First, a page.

JUST 45 per cent of Scots want to retain the monarchy, according to a new poll. 

That is significantly lower than for the UK as a whole, where six in ten want to keep the Royal family.

The survey, carried out by Focaldata for the British Future thinktank, also found that 36% of Scots thought the end of the Queen’s reign would be the right moment to move to a republic.

Another 19% either rejected the choice or said they didn’t know.

The poll also suggested that there is little enthusiasm for the Queen's jubilee in Scotland. Only 48% of people north of the border are interested, compared to 73% of people in Wales and 66% across England.

Sunder Katwala, director of British Future, said the jubilee provided a chance to unify the country: “Major events can bring people together if they are done in an inclusive way that broadens their reach and appeal,” he said.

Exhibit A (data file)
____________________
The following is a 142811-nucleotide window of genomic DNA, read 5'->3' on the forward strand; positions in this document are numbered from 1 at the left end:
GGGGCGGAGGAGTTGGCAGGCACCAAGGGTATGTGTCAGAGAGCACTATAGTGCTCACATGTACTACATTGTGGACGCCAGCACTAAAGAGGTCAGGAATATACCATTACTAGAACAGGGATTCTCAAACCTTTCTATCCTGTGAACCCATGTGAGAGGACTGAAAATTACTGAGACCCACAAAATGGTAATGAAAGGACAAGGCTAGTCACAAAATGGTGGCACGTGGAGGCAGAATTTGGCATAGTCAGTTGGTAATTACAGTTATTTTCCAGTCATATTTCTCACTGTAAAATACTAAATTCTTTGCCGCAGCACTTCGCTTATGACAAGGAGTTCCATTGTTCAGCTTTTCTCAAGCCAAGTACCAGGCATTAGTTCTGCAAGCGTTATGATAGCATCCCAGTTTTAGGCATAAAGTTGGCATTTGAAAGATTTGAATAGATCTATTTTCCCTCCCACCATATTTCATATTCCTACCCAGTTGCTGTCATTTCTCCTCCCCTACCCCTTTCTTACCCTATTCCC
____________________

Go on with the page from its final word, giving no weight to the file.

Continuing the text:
“Getting this right would be good for our society – and for the monarchy too, helping address some of the challenges it faces to stay relevant in modern Britain, particularly in Scotland.”

The poll also revealed weaker support among young people and ethnic minorities across Britain. Only 40% of 18 to 24-year-olds backed keeping the monarchy, while 37% of people from an ethnic minority did so.

Among those aged 16-18, only 36% agree that “we should keep the monarchy for the foreseeable future”.


Further growing splits were identified in attitudes to other symbols of national identity such as the union flag. Most respondents associated it with the monarchy (72%), Team GB (71%) and the armed forces (68%).


However, a quarter of people (25%) associate it with racism and extremism – an increase of 10 points since 2012.

The England flag is more contentious. While 60% of the public and 62% of minority groups think it represents pride and patriotism, almost a third of the public as a whole (32%) see it as representing racism and extremism, including 43% of those from an ethnic minority.